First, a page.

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Let's say I have an image composed of black and white RGB pixels, with varying levels of transparency. I then want to use GDI+ to maintain the transparency levels of all pixels and transform just the black pixels to red, leaving the white ones unaffected.

I think the colormap would look something like:

 |0 0 0 0 0|
 |0 0 0 0 0|
 |0 0 0 0 0|
 |0 0 0 1 0|
 |1 0 0 0 1|

but how, short of looping over each pixel in turn and testing its colour, can I apply that map just to the black pixels?

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Are you working with the native .NET libraries? Because you don't want to loop, I'm assuming you have tried Bitmap.LockBits? –  Jesse Apr 6 '13 at 16:55
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3 Answers

up vote 4 down vote accepted
+50

To answer you main question: there is no way to use matrices to replace a specific color, because matrices are merely transformations without conditions.

To solve your problem: because of the combination you are using (Black and White), matrices can be used! See detailed answer below...

A very good reference: Color Transformations and the Color Matrix.


You are very close in your matrix guess, however, you weren't keeping all of the RGBA values intact. Take a look here:

  R   G   B   A   W
 ___________________
| 1 | 0 | 0 | 0 | 0 |
| 0 | 1 | 0 | 0 | 0 |
| 0 | 0 | 1 | 0 | 0 |
| 0 | 0 | 0 | 1 | 0 |
| 1 | 0 | 0 | 0 | 1 |
 ¯¯¯¯¯¯¯¯¯¯¯¯¯¯¯¯¯¯¯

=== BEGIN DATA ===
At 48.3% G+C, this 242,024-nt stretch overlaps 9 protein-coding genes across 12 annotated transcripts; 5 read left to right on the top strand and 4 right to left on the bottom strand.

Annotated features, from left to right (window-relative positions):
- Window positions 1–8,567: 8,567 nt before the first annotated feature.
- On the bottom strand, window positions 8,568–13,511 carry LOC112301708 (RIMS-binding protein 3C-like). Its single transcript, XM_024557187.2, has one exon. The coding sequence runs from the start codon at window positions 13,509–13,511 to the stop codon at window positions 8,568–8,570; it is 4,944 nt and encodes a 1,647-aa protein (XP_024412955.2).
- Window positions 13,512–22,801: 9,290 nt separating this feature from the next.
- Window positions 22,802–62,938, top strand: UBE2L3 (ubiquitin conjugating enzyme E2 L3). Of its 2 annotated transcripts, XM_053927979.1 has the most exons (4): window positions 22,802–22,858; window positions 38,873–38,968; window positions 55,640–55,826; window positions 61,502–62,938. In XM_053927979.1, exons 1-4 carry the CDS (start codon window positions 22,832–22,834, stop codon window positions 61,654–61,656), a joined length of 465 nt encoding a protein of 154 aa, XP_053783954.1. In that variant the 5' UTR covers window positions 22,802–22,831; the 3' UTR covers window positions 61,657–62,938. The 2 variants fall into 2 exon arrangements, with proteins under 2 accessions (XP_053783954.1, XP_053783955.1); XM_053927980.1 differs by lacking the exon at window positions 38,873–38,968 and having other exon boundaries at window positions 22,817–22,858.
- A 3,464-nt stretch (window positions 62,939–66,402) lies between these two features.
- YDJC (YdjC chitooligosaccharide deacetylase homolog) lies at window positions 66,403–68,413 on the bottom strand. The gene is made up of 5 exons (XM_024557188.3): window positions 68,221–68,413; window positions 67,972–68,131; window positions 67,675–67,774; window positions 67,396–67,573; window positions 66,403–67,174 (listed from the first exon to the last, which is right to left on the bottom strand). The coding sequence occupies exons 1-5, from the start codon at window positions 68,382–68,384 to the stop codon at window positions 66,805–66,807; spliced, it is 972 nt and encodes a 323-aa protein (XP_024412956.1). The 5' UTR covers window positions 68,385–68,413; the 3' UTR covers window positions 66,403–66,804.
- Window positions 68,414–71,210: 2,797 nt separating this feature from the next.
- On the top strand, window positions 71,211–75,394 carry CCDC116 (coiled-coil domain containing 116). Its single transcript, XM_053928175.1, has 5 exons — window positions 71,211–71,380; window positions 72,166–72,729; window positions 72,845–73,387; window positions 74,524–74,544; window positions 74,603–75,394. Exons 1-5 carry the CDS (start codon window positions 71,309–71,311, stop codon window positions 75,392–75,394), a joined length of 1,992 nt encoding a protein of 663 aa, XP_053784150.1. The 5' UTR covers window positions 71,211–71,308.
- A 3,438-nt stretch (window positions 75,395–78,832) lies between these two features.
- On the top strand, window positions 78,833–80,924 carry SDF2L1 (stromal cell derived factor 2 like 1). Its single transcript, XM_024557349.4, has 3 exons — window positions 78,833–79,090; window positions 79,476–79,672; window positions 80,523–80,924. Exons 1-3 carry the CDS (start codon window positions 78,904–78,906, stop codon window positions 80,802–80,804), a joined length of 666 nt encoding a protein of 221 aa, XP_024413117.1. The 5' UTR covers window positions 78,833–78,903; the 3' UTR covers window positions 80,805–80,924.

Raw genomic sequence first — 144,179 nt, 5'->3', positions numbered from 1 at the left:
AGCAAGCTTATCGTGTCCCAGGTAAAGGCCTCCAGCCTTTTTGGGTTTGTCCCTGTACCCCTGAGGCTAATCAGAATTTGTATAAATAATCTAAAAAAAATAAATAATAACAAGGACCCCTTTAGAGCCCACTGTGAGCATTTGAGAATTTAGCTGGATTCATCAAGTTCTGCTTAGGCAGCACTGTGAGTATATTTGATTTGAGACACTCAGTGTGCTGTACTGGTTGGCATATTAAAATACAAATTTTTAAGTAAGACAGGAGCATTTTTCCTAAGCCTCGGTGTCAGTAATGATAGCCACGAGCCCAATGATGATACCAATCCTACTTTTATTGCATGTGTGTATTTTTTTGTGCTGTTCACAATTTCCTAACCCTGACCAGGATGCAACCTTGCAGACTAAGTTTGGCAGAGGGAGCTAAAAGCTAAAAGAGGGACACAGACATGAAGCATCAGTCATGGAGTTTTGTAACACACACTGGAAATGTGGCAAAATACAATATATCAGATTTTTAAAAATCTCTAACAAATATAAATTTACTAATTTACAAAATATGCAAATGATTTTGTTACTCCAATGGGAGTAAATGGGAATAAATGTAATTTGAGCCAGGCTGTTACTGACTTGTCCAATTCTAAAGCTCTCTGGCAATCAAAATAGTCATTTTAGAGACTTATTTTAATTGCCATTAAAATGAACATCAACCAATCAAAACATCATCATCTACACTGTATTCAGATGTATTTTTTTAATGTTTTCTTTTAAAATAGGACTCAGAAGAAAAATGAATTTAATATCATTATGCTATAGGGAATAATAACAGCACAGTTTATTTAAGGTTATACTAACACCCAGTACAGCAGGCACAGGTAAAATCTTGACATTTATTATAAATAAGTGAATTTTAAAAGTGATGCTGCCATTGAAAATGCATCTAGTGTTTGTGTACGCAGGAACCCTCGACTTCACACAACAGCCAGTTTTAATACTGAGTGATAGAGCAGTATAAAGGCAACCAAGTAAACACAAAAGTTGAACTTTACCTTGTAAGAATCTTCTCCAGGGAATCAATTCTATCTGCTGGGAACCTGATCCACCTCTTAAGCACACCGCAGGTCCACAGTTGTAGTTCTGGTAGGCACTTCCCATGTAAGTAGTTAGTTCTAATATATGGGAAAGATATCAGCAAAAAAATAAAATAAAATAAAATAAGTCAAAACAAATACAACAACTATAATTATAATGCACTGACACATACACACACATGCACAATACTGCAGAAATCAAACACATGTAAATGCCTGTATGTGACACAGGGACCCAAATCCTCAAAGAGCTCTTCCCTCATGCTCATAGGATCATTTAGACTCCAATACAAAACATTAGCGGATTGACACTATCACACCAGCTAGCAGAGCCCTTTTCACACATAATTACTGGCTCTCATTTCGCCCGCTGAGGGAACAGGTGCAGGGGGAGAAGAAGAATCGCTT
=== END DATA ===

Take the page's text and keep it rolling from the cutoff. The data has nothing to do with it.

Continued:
Through the diagonal 1's, you are maintaining the current RGBA values. By specifying a 1 on [4][0], you are also saying that you want that value at its maximum!

In your specific case of using Black and White, replacing only the Black color will work, because White has its RGB values already at maximum (255, 255, 255).

Hence, through the above matrix you are basically saying: keep all RGB at their current values, but I also want Red to always be 255!


Detailed example using sequence (R, G, B, A), and applying the above rules: Red at maximum = 255, everything else the same.

  • Found (0, 0, 0, 128) = Results (255, 0, 0, 128);
  • Found (0, 0, 0, 192) = Results (255, 0, 0, 192);
  • Found (255, 255, 255, 128) = Results (255, 255, 255, 128);
  • Found (255, 255, 255, 255) = Results (255, 255, 255, 255);
  • etc.

As you can see, the Red component is always set to its maximum, and the rest is maintained.


Sample picture:

Sample color transformation

The left side contains original colors with an alpha value specified, while the right contains the same image with the above transformation applied. The circles on the left side are organized in the following manner:

                  R    G    B    A   |   R    G    B    A
               ______________________|_______________________
circle[0,0] = | (255,   0,   0,   0) | (255,   0,   0,  64) | = circle[0,1]
      [1,0] = | (  0,   0,   0,   0) | (  0,   0,   0,  64) | =       [1,1]
      [2,0] = | (255, 255, 255,   0) | (255, 255, 255,  64) | =       [2,1]
      [3,0] = | (255,   0,   0, 128) | (255,   0,   0, 255) | =       [3,1]
      [4,0] = | (  0,   0,   0, 128) | (  0,   0,   0, 255) | =       [4,1]
      [5,0] = | (255, 255, 255, 128) | (255, 255, 255, 255) | =       [5,1]
               ¯¯¯¯¯¯¯¯¯¯¯¯¯¯¯¯¯¯¯¯¯¯¯¯¯¯¯¯¯¯¯¯¯¯¯¯¯¯¯¯¯¯¯¯¯¯

C# code to generate the sample image:

using (Bitmap myBitmap = new Bitmap(102, 302))
{
    Graphics g = Graphics.FromImage(myBitmap);
    g.Clear(Color.Transparent);
    g.FillEllipse(new SolidBrush(Color.FromArgb(0, Color.Red)), new Rectangle(1, 1, 50, 50));
    g.FillEllipse(new SolidBrush(Color.FromArgb(0, Color.Black)), new Rectangle(1, 51, 50, 50));
    g.FillEllipse(new SolidBrush(Color.FromArgb(0, Color.White)), new Rectangle(1, 101, 50, 50));

    g.FillEllipse(new SolidBrush(Color.FromArgb(64, Color.Red)), new Rectangle(51, 1, 50, 50));
    g.FillEllipse(new SolidBrush(Color.FromArgb(64, Color.Black)), new Rectangle(51, 51, 50, 50));
    g.FillEllipse(new SolidBrush(Color.FromArgb(64, Color.White)), new Rectangle(51, 101, 50, 50));